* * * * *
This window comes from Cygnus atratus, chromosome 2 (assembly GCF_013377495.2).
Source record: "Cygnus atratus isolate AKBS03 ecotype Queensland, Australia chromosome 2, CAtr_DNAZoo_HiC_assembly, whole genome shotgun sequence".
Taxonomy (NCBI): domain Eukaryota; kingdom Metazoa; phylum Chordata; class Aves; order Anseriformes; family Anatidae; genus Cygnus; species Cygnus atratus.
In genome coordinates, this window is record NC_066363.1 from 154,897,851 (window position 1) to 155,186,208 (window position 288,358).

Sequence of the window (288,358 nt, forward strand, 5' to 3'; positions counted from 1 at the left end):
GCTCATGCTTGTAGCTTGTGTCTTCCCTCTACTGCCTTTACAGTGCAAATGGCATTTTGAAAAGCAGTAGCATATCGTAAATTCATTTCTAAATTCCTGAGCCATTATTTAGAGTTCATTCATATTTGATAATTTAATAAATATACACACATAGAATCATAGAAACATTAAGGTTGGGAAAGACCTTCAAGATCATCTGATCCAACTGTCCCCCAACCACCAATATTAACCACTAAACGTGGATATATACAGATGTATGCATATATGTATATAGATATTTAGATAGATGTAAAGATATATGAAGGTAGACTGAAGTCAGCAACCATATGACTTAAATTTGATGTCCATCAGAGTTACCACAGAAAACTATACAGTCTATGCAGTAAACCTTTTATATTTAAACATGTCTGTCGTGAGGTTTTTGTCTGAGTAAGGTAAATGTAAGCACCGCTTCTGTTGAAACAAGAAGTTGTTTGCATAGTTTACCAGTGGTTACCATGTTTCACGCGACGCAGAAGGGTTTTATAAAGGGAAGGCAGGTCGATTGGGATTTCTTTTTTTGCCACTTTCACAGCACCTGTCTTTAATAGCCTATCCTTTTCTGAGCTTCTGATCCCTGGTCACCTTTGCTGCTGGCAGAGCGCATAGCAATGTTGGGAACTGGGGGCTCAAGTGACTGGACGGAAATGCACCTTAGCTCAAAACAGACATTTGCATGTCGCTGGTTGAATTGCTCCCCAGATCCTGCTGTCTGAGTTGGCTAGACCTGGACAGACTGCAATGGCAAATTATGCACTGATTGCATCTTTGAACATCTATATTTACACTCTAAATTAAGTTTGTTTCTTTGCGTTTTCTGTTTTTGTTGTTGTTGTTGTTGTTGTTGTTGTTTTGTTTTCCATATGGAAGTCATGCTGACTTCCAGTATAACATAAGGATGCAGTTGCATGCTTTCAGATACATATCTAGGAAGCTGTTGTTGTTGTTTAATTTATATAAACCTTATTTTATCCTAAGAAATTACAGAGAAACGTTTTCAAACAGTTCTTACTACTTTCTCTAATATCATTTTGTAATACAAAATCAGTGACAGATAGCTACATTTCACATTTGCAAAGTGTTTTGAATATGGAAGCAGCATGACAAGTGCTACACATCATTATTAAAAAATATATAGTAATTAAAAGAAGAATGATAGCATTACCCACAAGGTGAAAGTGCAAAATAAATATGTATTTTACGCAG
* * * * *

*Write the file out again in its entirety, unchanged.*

This window comes from Cygnus atratus, chromosome 2 (assembly GCF_013377495.2).
Source record: "Cygnus atratus isolate AKBS03 ecotype Queensland, Australia chromosome 2, CAtr_DNAZoo_HiC_assembly, whole genome shotgun sequence".
Taxonomy (NCBI): domain Eukaryota; kingdom Metazoa; phylum Chordata; class Aves; order Anseriformes; family Anatidae; genus Cygnus; species Cygnus atratus.
In genome coordinates, this window is record NC_066363.1 from 154,897,851 (window position 1) to 155,186,208 (window position 288,358).

Sequence of the window (288,358 nt, forward strand, 5' to 3'; positions counted from 1 at the left end):
GCTCATGCTTGTAGCTTGTGTCTTCCCTCTACTGCCTTTACAGTGCAAATGGCATTTTGAAAAGCAGTAGCATATCGTAAATTCATTTCTAAATTCCTGAGCCATTATTTAGAGTTCATTCATATTTGATAATTTAATAAATATACACACATAGAATCATAGAAACATTAAGGTTGGGAAAGACCTTCAAGATCATCTGATCCAACTGTCCCCCAACCACCAATATTAACCACTAAACGTGGATATATACAGATGTATGCATATATGTATATAGATATTTAGATAGATGTAAAGATATATGAAGGTAGACTGAAGTCAGCAACCATATGACTTAAATTTGATGTCCATCAGAGTTACCACAGAAAACTATACAGTCTATGCAGTAAACCTTTTATATTTAAACATGTCTGTCGTGAGGTTTTTGTCTGAGTAAGGTAAATGTAAGCACCGCTTCTGTTGAAACAAGAAGTTGTTTGCATAGTTTACCAGTGGTTACCATGTTTCACGCGACGCAGAAGGGTTTTATAAAGGGAAGGCAGGTCGATTGGGATTTCTTTTTTTGCCACTTTCACAGCACCTGTCTTTAATAGCCTATCCTTTTCTGAGCTTCTGATCCCTGGTCACCTTTGCTGCTGGCAGAGCGCATAGCAATGTTGGGAACTGGGGGCTCAAGTGACTGGACGGAAATGCACCTTAGCTCAAAACAGACATTTGCATGTCGCTGGTTGAATTGCTCCCCAGATCCTGCTGTCTGAGTTGGCTAGACCTGGACAGACTGCAATGGCAAATTATGCACTGATTGCATCTTTGAACATCTATATTTACACTCTAAATTAAGTTTGTTTCTTTGCGTTTTCTGTTTTTGTTGTTGTTGTTGTTGTTGTTGTTGTTTTGTTTTCCATATGGAAGTCATGCTGACTTCCAGTATAACATAAGGATGCAGTTGCATGCTTTCAGATACATATCTAGGAAGCTGTTGTTGTTGTTTAATTTATATAAACCTTATTTTATCCTAAGAAATTACAGAGAAACGTTTTCAAACAGTTCTTACTACTTTCTCTAATATCATTTTGTAATACAAAATCAGTGACAGATAGCTACATTTCACATTTGCAAAGTGTTTTGAATATGGAAGCAGCATGACAAGTGCTACACATCATTATTAAAAAATATATAGTAATTAAAAGAAGAATGATAGCATTACCCACAAGGTGAAAGTGCAAAATAAATATGTATTTTACGCAG